At the same time they worked with law enforcement and prosecutors to make the bill more acceptable to them.

For example, she said, “We have removed a provision requiring the prosecution to prove that the alleged criminal activity gang, that the alleged criminal street gang must have established hierarchy.”

“People should not be criminalized because of the neighborhoods they live in, families they were born into, or other factors outside their control,” said a spokesperson for NextGen Policy, a co-sponsor of the bill. “And they shouldn’t lose an additional 5, 10, 20 or more years of their liberty without adequate proof or due process. This bill provides long overdue, commonsense reforms to curb the rampant and devastating application of gang enhancements to people of color from overpoliced and under-resourced communities. We are excited to see it signed into law.”

In addition, the bill also reduces the list of crimes under which use of the current charge alone creates proof of a “pattern” of criminal gang activity, and separates gang allegations from underlying charges at trial.

“Gang enhancements exacerbate racial inequities in our criminal legal system,” added a spokesperson from Anti-Recidivism Coalition, who also co-sponsored AB 333. “They target people of color and people in low-income neighborhoods—criminalizing relationships within those communities. In fact, research shows that 92% of people who receive gang enhancements are people of color. We’re relieved that California is taking steps to address this area of deep racism.”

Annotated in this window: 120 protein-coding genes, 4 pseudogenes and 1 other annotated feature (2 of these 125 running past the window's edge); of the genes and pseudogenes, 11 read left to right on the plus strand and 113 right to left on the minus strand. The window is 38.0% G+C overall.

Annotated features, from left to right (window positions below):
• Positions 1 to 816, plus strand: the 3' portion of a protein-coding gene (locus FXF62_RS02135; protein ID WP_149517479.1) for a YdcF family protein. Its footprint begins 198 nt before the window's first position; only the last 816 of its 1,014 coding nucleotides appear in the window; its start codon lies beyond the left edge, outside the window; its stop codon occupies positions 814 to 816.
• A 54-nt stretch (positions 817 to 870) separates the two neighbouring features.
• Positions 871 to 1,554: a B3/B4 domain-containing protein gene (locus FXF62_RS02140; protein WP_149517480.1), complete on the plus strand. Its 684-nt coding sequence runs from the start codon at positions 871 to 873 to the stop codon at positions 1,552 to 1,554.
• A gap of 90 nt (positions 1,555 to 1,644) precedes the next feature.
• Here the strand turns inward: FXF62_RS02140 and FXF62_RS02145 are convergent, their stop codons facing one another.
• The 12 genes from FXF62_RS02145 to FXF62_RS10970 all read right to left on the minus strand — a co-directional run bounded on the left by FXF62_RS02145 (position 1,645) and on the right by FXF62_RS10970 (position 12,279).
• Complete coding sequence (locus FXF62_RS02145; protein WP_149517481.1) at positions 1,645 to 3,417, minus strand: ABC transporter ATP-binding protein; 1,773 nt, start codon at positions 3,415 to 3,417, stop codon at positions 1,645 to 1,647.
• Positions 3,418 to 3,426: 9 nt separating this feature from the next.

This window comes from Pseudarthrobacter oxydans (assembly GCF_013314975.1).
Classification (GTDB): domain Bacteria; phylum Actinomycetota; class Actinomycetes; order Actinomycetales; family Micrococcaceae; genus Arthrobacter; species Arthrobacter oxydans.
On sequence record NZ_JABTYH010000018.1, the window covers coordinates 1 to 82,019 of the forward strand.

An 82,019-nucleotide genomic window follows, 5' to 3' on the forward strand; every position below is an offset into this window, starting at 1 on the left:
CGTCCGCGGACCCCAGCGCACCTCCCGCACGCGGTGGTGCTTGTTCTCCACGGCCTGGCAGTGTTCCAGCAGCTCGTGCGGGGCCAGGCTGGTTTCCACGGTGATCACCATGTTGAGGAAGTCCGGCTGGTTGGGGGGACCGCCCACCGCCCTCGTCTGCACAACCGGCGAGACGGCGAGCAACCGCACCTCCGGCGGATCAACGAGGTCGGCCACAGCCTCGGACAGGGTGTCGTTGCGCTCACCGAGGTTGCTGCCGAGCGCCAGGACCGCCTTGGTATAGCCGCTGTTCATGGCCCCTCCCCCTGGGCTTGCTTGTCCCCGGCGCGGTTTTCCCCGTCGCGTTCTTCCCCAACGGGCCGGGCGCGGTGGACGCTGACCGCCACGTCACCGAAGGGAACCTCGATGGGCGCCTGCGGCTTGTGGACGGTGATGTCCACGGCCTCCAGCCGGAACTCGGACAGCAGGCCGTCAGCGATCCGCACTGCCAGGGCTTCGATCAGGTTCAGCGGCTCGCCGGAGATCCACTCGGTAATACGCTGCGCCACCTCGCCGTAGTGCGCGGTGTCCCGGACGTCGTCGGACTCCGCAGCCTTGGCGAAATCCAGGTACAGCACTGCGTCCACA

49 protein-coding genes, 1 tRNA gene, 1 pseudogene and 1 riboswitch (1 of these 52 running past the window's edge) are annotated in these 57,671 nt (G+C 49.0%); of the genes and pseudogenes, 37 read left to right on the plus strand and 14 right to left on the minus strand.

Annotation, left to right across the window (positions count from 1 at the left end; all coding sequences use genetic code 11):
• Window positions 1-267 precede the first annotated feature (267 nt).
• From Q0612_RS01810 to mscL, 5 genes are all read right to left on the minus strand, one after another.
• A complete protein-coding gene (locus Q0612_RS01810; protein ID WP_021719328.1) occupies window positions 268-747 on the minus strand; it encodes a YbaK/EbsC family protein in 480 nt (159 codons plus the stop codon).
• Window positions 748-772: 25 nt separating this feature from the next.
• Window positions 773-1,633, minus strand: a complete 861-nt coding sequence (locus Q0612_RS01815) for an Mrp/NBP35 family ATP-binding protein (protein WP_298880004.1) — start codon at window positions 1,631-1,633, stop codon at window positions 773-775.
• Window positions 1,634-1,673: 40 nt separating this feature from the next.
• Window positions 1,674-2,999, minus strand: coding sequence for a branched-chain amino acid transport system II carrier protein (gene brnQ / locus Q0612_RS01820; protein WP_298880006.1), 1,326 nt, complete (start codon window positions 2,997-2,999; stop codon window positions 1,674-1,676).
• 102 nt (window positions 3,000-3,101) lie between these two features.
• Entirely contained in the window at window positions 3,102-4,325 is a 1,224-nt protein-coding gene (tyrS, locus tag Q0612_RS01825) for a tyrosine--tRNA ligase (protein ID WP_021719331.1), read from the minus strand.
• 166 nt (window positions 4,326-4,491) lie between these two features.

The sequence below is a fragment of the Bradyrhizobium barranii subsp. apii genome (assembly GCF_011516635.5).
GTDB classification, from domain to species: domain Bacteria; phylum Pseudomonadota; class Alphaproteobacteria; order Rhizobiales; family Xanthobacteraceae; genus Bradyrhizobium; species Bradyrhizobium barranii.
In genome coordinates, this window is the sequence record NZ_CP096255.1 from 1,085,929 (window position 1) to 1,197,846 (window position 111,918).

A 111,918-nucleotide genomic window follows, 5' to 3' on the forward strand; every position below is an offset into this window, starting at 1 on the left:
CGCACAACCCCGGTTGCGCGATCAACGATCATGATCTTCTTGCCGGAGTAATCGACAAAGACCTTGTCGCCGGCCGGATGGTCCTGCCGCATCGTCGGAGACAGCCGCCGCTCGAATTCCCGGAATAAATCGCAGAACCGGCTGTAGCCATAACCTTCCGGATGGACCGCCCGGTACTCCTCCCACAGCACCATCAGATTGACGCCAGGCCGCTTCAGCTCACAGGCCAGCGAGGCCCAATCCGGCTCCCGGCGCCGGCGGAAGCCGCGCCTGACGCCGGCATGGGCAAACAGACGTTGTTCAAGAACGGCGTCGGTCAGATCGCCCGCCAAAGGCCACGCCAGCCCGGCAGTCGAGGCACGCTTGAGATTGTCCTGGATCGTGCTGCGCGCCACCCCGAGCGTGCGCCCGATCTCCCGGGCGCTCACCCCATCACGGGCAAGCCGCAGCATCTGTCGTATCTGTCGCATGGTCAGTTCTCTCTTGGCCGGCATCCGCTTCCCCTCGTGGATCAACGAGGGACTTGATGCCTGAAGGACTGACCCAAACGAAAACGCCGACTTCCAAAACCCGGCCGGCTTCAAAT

AB 333 was based on a recommendation from the newly-formed Committee on Revision of the Penal Code. Michael Romano, Chair of the Committee, said, “I am deeply grateful to Senator Kamlager for authoring and Governor Newsom for signing AB 333. The Committee on Revision of the Penal Code is committed to improving public safety for all Californians while reducing unnecessary incarceration and inequity in the criminal legal system. AB 333 is an important step towards those goals.”

Other supporters of the change were San Francisco Public Defender Mano Raju and Los Angeles DA George Gascón.

San Francisco Public Defender Mano Raju said that “the stated values of our legal system are that people should be held accountable for what the prosecution proved that they did, but the gang statutes are anathema and contrary to that because prosecutors and judges end up punishing people, caging them, not because of what they did, but because of what someone else did at some other time and maybe in some other place.”